Hover over the red dot to see historical information.
Before the 1930s, there was no monthly survey to count the unemployed. In fact, at that time, there was no consensus among economists and statisticians about how the unemployed should be defined and how the unemployment rate should be calculated. Mass unemployment during the Great Depression increased the need for such statistics, and widely conflicting estimates based on a variety of techniques began to appear.
Dissatisfied with these methods, many research groups, as well as state and municipal governments, began experimenting with direct surveys, or samples, of the population. In these surveys, an attempt was made to classify the U.S. working-age population into one of three categories: employed, unemployed, or out of the labor force. Toward that end, a series of questions was asked about each individual.
By the late 1930s, a set of precise labor force concepts was developed to classify people as working, looking for work, or not in the labor force. These concepts were adopted for a national survey of households. Called the Monthly Report of Unemployment, the survey was initiated in 1940 by the Work Projects Administration. The survey was transferred to the U.S. Census Bureau in 1942 and was later renamed the Current Population Survey (CPS). The U.S. Bureau of Labor Statistics (BLS) assumed responsibility for the publication and analysis of the monthly CPS labor force data in 1959, while the Census Bureau continued to administer the survey. Since that time, the CPS has been a joint endeavor of the two statistical agencies.
Over the years, there have been continuous improvements to the survey. The definition of the unemployed, as well as the unemployment rate, however, have changed minimally since the concepts were first instituted.
Although the core labor force concepts have held up over time, data users should be aware that there are inevitable historical comparability issues and breaks with many CPS series, some more significant than others.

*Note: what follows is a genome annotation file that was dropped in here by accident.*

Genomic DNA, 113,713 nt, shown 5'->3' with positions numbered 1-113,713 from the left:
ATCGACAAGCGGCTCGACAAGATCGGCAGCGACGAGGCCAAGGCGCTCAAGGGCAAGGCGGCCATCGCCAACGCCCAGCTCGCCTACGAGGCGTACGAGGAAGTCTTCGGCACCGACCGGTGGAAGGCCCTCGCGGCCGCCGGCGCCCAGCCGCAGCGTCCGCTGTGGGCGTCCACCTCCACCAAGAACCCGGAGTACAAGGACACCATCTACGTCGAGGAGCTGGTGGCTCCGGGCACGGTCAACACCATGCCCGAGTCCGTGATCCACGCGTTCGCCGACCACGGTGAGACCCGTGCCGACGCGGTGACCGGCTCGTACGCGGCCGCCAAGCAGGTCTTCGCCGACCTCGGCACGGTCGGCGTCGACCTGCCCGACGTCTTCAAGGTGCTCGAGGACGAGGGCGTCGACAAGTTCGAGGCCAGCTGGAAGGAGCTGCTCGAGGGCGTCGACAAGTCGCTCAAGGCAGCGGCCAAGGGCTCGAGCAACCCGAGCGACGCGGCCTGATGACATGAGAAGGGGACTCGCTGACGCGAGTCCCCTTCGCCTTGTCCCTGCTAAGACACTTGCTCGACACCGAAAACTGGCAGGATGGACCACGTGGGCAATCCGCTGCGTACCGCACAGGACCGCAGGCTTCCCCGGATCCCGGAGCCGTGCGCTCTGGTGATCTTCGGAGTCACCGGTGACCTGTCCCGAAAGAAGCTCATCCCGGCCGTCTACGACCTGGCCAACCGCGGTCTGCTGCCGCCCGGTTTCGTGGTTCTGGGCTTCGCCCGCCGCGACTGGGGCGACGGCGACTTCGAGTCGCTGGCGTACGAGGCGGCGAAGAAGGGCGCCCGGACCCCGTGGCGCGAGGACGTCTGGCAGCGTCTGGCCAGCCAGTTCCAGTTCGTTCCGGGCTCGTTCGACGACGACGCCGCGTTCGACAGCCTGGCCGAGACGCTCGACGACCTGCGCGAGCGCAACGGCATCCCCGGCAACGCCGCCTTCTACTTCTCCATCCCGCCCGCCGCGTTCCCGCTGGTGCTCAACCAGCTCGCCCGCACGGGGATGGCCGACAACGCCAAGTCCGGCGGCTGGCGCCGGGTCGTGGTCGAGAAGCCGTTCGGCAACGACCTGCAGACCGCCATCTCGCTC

Historical comparability issues with CPS data typically stem from one or more of the following:
There have been relatively few changes to CPS questions over the years. The last major redesign, for example, occurred in 1994, when survey questions underwent substantial review and refinement to provide more precise and relevant data about a changing labor market. The survey also moved from a paper format to a computerized instrument at that time.
For information about changes to survey concepts and questions, see the historical comparability section of the CPS technical documentation.
Methodological and related changes do not occur often but are essential to ensuring that survey procedures conform to best practices and provide the highest quality data. The CPS has introduced a number of such improvements over its history, some of which had more impact on data comparability than others. Some of these changes are highly technical in nature, such as those related to sample design and to weighting estimates.
For information about the methodological and related changes, see the historical comparability section of the CPS technical documentation.
Population controls are independent estimates of population that are used to weight the CPS sample results in order to reflect the civilian noninstitutional population ages 16 and older. They are adjusted regularly, to reflect the latest information about population change. Since 2003, the population controls have been adjusted annually with the release of January data. Prior to 2003, the population controls were adjusted less frequently.
Some of the population control adjustments have caused significant shifts in estimates of the labor force and employment levels that have affected data comparability.
Information about the effects of population control adjustments on major data series is available in the CPS technical documentation.
BLS publishes employment and unemployment estimates pertaining to industries and occupations from the CPS. The Census Bureau uses standardized classification systems to assign a designated industry and occupation from survey responses, but these classification systems are revised periodically to reflect fundamental changes in industry structure and types of jobs over time. The revisions create changes in the way industries and occupations are grouped and defined—changes that often adversely affect the comparability of historical data. Some of the changes in classification represent complete breaks from previous data, affecting their comparability with more recent data.
Historical comparability of occupation and industry data from the Current Population Survey describes industry and occupational classification changes over time.